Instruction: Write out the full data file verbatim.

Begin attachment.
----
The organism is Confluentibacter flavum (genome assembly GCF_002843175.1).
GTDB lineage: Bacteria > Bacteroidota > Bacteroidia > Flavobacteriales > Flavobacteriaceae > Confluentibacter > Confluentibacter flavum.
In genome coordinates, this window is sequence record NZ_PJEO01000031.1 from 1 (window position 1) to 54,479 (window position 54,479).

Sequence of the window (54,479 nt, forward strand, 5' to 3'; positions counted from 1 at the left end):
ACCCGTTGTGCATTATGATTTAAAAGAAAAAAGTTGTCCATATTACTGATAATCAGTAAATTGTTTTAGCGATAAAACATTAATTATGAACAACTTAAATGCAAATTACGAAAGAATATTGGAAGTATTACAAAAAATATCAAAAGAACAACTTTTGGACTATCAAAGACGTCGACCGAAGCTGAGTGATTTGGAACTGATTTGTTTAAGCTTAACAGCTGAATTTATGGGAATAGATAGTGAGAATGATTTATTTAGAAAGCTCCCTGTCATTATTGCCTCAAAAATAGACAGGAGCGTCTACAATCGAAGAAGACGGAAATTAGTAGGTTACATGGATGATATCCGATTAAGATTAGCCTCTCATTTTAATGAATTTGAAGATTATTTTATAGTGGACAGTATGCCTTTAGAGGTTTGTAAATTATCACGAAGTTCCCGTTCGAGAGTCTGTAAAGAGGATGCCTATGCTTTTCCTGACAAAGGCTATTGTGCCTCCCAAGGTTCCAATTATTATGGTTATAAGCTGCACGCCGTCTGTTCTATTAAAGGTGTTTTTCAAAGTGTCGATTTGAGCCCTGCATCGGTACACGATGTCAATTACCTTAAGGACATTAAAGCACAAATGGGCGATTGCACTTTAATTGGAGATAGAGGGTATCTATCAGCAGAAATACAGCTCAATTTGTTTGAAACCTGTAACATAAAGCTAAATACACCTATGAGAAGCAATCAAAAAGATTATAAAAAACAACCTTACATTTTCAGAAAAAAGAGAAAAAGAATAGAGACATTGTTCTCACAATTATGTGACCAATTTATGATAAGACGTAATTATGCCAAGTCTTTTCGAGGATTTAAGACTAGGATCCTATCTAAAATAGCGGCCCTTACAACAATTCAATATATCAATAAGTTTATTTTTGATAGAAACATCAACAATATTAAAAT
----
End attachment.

The organism is Confluentibacter flavum (genome assembly GCF_002843175.1).
GTDB lineage: Bacteria > Bacteroidota > Bacteroidia > Flavobacteriales > Flavobacteriaceae > Confluentibacter > Confluentibacter flavum.
In genome coordinates, this window is sequence record NZ_PJEO01000031.1 from 1 (window position 1) to 54,479 (window position 54,479).

Sequence of the window (54,479 nt, forward strand, 5' to 3'; positions counted from 1 at the left end):
ACCCGTTGTGCATTATGATTTAAAAGAAAAAAGTTGTCCATATTACTGATAATCAGTAAATTGTTTTAGCGATAAAACATTAATTATGAACAACTTAAATGCAAATTACGAAAGAATATTGGAAGTATTACAAAAAATATCAAAAGAACAACTTTTGGACTATCAAAGACGTCGACCGAAGCTGAGTGATTTGGAACTGATTTGTTTAAGCTTAACAGCTGAATTTATGGGAATAGATAGTGAGAATGATTTATTTAGAAAGCTCCCTGTCATTATTGCCTCAAAAATAGACAGGAGCGTCTACAATCGAAGAAGACGGAAATTAGTAGGTTACATGGATGATATCCGATTAAGATTAGCCTCTCATTTTAATGAATTTGAAGATTATTTTATAGTGGACAGTATGCCTTTAGAGGTTTGTAAATTATCACGAAGTTCCCGTTCGAGAGTCTGTAAAGAGGATGCCTATGCTTTTCCTGACAAAGGCTATTGTGCCTCCCAAGGTTCCAATTATTATGGTTATAAGCTGCACGCCGTCTGTTCTATTAAAGGTGTTTTTCAAAGTGTCGATTTGAGCCCTGCATCGGTACACGATGTCAATTACCTTAAGGACATTAAAGCACAAATGGGCGATTGCACTTTAATTGGAGATAGAGGGTATCTATCAGCAGAAATACAGCTCAATTTGTTTGAAACCTGTAACATAAAGCTAAATACACCTATGAGAAGCAATCAAAAAGATTATAAAAAACAACCTTACATTTTCAGAAAAAAGAGAAAAAGAATAGAGACATTGTTCTCACAATTATGTGACCAATTTATGATAAGACGTAATTATGCCAAGTCTTTTCGAGGATTTAAGACTAGGATCCTATCTAAAATAGCGGCCCTTACAACAATTCAATATATCAATAAGTTTATTTTTGATAGAAACATCAACAATATTAAAAT